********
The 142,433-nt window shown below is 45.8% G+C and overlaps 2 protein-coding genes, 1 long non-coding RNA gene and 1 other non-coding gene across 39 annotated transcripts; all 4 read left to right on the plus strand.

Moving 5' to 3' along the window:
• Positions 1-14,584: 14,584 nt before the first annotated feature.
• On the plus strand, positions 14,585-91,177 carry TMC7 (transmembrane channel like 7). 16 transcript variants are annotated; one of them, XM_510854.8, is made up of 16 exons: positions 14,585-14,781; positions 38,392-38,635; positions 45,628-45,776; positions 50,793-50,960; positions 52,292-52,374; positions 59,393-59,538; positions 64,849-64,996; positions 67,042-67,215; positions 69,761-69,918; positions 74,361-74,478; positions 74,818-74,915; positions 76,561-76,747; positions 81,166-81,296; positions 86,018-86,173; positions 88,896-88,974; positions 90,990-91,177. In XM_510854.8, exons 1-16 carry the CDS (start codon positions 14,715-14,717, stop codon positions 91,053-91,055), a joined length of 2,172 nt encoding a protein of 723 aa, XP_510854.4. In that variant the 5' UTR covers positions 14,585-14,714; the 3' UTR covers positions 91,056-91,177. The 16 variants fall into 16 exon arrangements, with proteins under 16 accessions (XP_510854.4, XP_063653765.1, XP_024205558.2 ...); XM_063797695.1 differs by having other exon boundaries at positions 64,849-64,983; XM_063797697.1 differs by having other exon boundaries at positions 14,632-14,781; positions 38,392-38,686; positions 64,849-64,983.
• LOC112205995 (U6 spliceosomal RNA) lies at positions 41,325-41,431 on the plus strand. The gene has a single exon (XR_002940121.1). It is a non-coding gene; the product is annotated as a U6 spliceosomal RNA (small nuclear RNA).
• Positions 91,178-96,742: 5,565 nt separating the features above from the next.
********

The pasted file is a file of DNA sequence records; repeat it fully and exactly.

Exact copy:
The 142,433-nt window shown below is 45.8% G+C and overlaps 2 protein-coding genes, 1 long non-coding RNA gene and 1 other non-coding gene across 39 annotated transcripts; all 4 read left to right on the plus strand.

Moving 5' to 3' along the window:
• Positions 1-14,584: 14,584 nt before the first annotated feature.
• On the plus strand, positions 14,585-91,177 carry TMC7 (transmembrane channel like 7). 16 transcript variants are annotated; one of them, XM_510854.8, is made up of 16 exons: positions 14,585-14,781; positions 38,392-38,635; positions 45,628-45,776; positions 50,793-50,960; positions 52,292-52,374; positions 59,393-59,538; positions 64,849-64,996; positions 67,042-67,215; positions 69,761-69,918; positions 74,361-74,478; positions 74,818-74,915; positions 76,561-76,747; positions 81,166-81,296; positions 86,018-86,173; positions 88,896-88,974; positions 90,990-91,177. In XM_510854.8, exons 1-16 carry the CDS (start codon positions 14,715-14,717, stop codon positions 91,053-91,055), a joined length of 2,172 nt encoding a protein of 723 aa, XP_510854.4. In that variant the 5' UTR covers positions 14,585-14,714; the 3' UTR covers positions 91,056-91,177. The 16 variants fall into 16 exon arrangements, with proteins under 16 accessions (XP_510854.4, XP_063653765.1, XP_024205558.2 ...); XM_063797695.1 differs by having other exon boundaries at positions 64,849-64,983; XM_063797697.1 differs by having other exon boundaries at positions 14,632-14,781; positions 38,392-38,686; positions 64,849-64,983.
• LOC112205995 (U6 spliceosomal RNA) lies at positions 41,325-41,431 on the plus strand. The gene has a single exon (XR_002940121.1). It is a non-coding gene; the product is annotated as a U6 spliceosomal RNA (small nuclear RNA).
• Positions 91,178-96,742: 5,565 nt separating the features above from the next.